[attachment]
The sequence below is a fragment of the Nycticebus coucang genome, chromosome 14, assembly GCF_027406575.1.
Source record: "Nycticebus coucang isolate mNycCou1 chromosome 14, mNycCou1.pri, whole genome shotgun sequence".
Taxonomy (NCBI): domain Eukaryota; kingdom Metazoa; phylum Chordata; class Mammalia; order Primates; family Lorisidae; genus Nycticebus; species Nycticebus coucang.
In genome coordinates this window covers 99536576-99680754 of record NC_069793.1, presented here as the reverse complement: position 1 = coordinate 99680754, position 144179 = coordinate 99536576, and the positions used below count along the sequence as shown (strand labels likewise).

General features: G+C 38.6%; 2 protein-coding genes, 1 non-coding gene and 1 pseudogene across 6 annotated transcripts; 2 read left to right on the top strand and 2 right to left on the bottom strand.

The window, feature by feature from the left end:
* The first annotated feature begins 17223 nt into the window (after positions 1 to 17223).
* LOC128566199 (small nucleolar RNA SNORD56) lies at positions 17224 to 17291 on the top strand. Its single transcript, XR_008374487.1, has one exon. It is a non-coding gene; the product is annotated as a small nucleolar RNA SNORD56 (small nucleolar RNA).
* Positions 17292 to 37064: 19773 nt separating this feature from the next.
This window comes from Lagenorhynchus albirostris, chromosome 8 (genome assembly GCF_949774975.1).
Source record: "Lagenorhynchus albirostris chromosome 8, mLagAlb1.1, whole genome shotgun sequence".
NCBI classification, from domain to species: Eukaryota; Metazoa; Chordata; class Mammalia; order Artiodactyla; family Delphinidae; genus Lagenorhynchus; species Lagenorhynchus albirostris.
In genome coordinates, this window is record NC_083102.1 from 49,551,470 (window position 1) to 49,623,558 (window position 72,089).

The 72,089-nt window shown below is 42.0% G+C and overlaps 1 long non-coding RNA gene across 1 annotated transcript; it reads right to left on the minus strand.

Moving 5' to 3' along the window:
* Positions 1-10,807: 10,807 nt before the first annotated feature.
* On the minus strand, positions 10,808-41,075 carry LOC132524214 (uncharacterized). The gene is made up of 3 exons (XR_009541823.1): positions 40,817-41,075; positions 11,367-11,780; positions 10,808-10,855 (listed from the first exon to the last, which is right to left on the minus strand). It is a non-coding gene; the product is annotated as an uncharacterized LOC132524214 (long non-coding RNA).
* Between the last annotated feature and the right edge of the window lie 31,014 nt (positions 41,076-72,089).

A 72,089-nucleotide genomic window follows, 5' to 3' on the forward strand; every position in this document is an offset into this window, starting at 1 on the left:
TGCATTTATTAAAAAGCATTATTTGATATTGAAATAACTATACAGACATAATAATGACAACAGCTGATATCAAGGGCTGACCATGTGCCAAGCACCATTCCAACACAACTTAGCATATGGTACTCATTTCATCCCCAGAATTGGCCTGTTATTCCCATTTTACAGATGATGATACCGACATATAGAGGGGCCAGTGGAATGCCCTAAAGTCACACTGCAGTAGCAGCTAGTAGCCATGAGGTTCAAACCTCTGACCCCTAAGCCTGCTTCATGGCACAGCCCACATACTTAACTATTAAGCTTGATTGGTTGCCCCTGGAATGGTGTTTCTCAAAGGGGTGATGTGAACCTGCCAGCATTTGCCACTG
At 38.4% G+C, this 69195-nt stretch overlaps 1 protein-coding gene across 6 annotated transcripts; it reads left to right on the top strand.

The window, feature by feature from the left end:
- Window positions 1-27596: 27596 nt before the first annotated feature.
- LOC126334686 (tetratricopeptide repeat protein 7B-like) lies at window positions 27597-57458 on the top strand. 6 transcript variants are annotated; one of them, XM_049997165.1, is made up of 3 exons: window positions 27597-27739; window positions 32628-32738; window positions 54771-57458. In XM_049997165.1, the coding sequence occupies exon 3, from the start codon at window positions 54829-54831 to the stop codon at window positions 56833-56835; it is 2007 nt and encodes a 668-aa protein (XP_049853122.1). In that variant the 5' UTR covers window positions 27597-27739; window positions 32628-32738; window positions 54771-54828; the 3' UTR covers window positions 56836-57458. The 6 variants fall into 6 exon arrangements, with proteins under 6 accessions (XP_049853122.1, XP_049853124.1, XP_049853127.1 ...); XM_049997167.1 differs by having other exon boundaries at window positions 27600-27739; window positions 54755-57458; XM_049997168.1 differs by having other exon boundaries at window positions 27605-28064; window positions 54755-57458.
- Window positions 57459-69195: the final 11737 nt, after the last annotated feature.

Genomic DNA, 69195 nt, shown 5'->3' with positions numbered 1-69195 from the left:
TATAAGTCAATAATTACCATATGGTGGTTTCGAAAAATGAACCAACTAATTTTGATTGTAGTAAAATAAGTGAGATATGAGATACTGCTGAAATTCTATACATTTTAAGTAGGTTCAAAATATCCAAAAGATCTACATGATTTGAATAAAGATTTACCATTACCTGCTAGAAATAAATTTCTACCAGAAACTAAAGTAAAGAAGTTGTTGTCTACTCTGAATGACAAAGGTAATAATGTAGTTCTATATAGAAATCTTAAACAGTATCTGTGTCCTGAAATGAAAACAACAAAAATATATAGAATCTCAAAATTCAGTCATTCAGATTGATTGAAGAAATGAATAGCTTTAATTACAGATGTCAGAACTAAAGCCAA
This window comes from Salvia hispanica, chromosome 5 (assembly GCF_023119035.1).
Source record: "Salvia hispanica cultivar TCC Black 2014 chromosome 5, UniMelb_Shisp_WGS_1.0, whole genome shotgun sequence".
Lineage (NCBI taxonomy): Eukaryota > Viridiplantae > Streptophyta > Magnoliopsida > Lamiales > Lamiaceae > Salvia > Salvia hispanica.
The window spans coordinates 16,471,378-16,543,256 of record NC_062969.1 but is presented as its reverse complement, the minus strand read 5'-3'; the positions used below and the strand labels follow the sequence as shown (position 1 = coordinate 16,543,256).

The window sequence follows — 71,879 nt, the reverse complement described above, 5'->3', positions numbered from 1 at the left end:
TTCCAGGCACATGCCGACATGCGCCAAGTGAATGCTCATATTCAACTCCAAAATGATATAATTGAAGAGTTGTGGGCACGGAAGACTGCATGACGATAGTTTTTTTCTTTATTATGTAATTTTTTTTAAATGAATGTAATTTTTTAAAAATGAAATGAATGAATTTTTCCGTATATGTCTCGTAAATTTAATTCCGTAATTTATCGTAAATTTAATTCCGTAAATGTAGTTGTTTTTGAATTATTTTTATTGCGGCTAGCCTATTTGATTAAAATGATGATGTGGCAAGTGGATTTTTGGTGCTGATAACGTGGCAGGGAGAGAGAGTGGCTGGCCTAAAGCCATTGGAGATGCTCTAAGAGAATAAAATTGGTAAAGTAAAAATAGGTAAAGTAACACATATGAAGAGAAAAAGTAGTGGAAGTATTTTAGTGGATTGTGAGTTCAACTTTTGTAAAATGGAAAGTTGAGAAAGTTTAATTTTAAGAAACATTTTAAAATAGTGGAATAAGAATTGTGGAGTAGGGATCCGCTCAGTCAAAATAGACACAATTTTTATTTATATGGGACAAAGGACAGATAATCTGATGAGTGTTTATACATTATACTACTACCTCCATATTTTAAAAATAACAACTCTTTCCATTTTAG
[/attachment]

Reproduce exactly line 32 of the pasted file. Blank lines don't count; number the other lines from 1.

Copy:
The window sequence follows — 71,879 nt, the reverse complement described above, 5'->3', positions numbered from 1 at the left end: